2. A four-inch minimum gravel base goes over the foam board, forming the base for the concrete.
  3. A plastic vapor barrier comes next.
  4. Wire mesh reinforcement is next laid down and positioned, so it is raised slightly above grade. This will allow the reinforcement to sit in the middle of the concrete layer, where it will offer the most strength reinforcement.
  5. The contractor now pours the concrete slab, likely from ready-mix trucks that deliver a large quantity of concrete.
  6. If you're building a garage or basement, this is also the time to pour concrete in those places. It's expensive to bring the concrete contractor back for another pour.
Machines pouring concrete slab
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Framing, Siding, and Roofing

With the excavation, foundation, and concrete work done, soon you'll start to recognize your project as a house. That's because now the framing carpenters will arrive to put up the lumber framework for the floors, walls, and ceilings, and then move to the sheathing, siding, and roofing installation. This work can happen with remarkable swiftness. In the space of a week or two, you may suddenly recognize your house as a house.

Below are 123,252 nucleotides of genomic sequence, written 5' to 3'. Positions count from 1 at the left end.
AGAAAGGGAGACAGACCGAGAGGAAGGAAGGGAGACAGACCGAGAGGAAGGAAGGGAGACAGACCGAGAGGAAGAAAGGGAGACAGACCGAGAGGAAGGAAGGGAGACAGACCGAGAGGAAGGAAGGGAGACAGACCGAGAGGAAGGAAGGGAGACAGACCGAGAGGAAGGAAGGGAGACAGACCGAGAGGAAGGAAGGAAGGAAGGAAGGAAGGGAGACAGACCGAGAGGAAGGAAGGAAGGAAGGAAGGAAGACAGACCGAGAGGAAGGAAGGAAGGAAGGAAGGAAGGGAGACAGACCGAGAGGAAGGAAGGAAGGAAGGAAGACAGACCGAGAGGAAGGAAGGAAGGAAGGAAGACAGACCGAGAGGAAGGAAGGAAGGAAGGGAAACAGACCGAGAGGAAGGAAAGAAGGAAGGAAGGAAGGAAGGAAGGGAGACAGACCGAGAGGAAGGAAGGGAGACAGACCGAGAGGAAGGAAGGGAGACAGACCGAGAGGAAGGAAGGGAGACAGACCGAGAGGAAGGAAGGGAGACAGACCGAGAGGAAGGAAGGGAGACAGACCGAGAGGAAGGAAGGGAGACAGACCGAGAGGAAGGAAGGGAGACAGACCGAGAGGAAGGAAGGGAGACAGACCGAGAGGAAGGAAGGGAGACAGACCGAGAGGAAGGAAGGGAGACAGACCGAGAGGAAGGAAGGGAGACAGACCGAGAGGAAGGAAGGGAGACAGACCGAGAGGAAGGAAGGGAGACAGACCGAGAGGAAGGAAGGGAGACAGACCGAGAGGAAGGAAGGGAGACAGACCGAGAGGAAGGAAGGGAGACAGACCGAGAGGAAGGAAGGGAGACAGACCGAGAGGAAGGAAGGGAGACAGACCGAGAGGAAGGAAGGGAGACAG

Some homeowners are able to assist with the work at this point, though normally this work will be done by a skilled carpenter crew. Some homeowners, though, may tackle portions of the work, such as laying the floor sheathing over the joists or hanging wallboard.

Here is the general sequence of work for the carpentry crew:

  1. Work up a framing order of needed lumber, nails, builder's felt or house wrap, and adhesives, based on your building plans.
  2. When good weather arrives, the carpenter crew arrives to frame the house walls, including the floor, ceiling, and roof skeleton. Framing is the basic "shell" of the house, minus siding and roof surface. The rough openings for windows, doors, and skylights will be framed at this time. The basic sheathing of the wall and roof surfaces concludes this stage.
  3. Install the windows, doors, and skylights. Usually, this will be done by the same carpentry crew that did the framing, though sometimes a manufacturer's crew will come in to do this work. It is also a job some homeowners can tackle. At this point, when the building is sheathed, and doors and windows are installed, the subcontractors doing the electrical and plumbing work may now arrive to begin the rough-in portion of their job.